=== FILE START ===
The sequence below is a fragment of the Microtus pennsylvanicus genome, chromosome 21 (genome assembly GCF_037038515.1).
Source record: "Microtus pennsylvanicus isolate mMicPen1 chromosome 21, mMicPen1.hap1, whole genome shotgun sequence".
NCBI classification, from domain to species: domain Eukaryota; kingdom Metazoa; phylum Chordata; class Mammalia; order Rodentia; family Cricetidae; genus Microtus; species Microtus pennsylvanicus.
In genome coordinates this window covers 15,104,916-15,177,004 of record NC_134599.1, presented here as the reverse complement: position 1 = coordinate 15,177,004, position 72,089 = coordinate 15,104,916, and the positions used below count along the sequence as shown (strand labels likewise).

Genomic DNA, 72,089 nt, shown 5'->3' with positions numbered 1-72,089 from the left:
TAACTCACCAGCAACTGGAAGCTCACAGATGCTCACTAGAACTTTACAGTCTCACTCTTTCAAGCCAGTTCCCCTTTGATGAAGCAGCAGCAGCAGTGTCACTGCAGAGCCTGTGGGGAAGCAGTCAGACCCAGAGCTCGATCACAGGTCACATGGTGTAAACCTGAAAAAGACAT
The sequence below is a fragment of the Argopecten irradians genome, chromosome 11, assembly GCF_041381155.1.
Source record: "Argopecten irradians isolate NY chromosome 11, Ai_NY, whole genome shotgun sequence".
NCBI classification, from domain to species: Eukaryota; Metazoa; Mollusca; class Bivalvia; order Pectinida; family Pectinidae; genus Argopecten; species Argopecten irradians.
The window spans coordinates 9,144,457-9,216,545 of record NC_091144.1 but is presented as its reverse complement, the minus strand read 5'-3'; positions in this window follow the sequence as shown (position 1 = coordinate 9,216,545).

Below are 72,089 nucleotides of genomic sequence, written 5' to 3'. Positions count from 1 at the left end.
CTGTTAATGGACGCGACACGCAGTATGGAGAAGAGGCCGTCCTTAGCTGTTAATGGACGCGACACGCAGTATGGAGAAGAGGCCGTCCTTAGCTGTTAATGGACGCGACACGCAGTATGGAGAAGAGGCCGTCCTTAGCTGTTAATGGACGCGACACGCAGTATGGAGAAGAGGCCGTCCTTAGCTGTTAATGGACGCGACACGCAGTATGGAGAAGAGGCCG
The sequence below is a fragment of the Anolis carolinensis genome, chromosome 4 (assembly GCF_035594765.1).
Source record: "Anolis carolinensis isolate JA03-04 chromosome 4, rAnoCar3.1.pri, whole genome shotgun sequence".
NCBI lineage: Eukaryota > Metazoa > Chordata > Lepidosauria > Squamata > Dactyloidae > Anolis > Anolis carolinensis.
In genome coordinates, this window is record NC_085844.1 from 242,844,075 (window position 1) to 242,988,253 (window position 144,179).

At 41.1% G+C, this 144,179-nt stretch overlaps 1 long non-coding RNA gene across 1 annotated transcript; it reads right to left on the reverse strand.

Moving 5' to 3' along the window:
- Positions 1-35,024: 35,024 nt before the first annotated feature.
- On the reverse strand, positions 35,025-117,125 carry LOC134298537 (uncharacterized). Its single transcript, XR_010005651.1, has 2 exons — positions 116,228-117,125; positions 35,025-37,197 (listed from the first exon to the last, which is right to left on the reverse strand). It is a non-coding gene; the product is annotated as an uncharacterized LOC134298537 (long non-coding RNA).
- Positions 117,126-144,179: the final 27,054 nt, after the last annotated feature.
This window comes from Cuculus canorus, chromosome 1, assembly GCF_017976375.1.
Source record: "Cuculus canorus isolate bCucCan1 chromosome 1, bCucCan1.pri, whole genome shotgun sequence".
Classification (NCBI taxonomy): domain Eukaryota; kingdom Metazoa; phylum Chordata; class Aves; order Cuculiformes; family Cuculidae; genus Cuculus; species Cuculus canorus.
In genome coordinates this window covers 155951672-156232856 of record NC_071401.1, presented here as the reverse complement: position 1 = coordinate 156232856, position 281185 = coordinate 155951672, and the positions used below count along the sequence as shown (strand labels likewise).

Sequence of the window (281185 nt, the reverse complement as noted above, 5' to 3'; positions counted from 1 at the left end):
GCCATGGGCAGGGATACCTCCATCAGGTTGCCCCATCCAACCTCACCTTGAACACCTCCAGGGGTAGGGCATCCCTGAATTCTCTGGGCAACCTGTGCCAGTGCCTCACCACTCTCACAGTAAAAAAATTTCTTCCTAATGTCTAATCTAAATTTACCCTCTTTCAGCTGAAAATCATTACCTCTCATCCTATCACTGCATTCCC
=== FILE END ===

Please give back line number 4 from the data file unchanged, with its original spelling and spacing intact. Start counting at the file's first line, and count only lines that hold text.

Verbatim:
In genome coordinates this window covers 15,104,916-15,177,004 of record NC_134599.1, presented here as the reverse complement: position 1 = coordinate 15,177,004, position 72,089 = coordinate 15,104,916, and the positions used below count along the sequence as shown (strand labels likewise).